The terms jack and knave are sometimes used as informal words for journeyman. Hence "jack of all trades, master of none"—someone who is educated in several fields of trade, but is not yet skilled enough in any to set up their own workshop as a master.

In professional sport, the term "journeyman" refers to a player who is experienced, but has yet to achieve a major success. It is a term particularly used to refer to quarterbacks in American football; players such as Trent Dilfer, Kelly Holcomb and Tony Banks are recent examples of journeymen quarterbacks. Its also used in Pro Boxing/Wrestling.
From journeyman to master, in modern days, is not as well defined as before.  Skills, luck and temperament.  Then there are stars, and there are star of stars.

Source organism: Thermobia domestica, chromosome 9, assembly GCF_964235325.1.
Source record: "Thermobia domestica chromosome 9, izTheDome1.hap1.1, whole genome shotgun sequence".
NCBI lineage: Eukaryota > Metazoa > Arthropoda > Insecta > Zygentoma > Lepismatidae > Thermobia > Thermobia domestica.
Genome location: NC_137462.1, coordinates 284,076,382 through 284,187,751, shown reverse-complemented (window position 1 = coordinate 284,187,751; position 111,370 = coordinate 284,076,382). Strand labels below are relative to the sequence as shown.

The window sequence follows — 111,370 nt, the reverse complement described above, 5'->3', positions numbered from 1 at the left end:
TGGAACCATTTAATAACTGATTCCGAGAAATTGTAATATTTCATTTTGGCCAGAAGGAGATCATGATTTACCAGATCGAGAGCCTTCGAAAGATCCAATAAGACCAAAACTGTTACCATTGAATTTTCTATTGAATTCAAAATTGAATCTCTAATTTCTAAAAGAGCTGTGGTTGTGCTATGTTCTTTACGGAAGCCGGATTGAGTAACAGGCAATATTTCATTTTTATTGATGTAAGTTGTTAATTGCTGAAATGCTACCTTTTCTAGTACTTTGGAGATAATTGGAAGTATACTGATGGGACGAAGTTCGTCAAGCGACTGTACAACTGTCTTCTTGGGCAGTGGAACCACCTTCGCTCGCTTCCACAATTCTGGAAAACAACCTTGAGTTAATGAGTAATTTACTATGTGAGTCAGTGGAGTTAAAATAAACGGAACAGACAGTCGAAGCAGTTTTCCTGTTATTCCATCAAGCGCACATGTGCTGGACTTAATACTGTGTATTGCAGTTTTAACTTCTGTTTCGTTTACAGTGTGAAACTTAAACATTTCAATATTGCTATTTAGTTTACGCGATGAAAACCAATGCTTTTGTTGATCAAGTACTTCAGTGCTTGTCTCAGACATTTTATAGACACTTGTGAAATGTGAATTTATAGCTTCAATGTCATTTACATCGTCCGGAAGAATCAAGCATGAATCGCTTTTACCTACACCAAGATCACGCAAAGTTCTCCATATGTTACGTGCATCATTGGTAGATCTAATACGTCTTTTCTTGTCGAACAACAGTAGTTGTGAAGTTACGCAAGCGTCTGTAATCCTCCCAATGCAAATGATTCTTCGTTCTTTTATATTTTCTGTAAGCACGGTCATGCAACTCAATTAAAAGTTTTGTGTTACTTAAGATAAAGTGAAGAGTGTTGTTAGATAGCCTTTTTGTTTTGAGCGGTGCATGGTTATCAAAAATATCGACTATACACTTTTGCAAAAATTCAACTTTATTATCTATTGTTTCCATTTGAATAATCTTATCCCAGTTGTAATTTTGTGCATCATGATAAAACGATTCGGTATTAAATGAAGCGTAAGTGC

New York Times published a very touch tribute, A Last-Minute Juliette Stands Tall in Verona, to a star-journeyman operatic soprano Hei-Kyung Hong, who stepped in to sing Juliette at the Metropolitan Opera, when the marquee soprano Angela Gheorghiu canceled suddenly due to illness.
There are singers who hold an opera company together, and they’re not the ones you might think. These singers don’t star in new productions; their photos aren’t on the posters. They sing the supporting parts, the Zerlinas and Micaëlas, and when they do get leading roles, it’s often late in runs after the critics have gone home.

But they work steadily: the soprano Hei-Kyung Hong, one of the best and most indefatigable of these singers, has performed with the Metropolitan Opera no fewer than 348 times since her debut in 1984.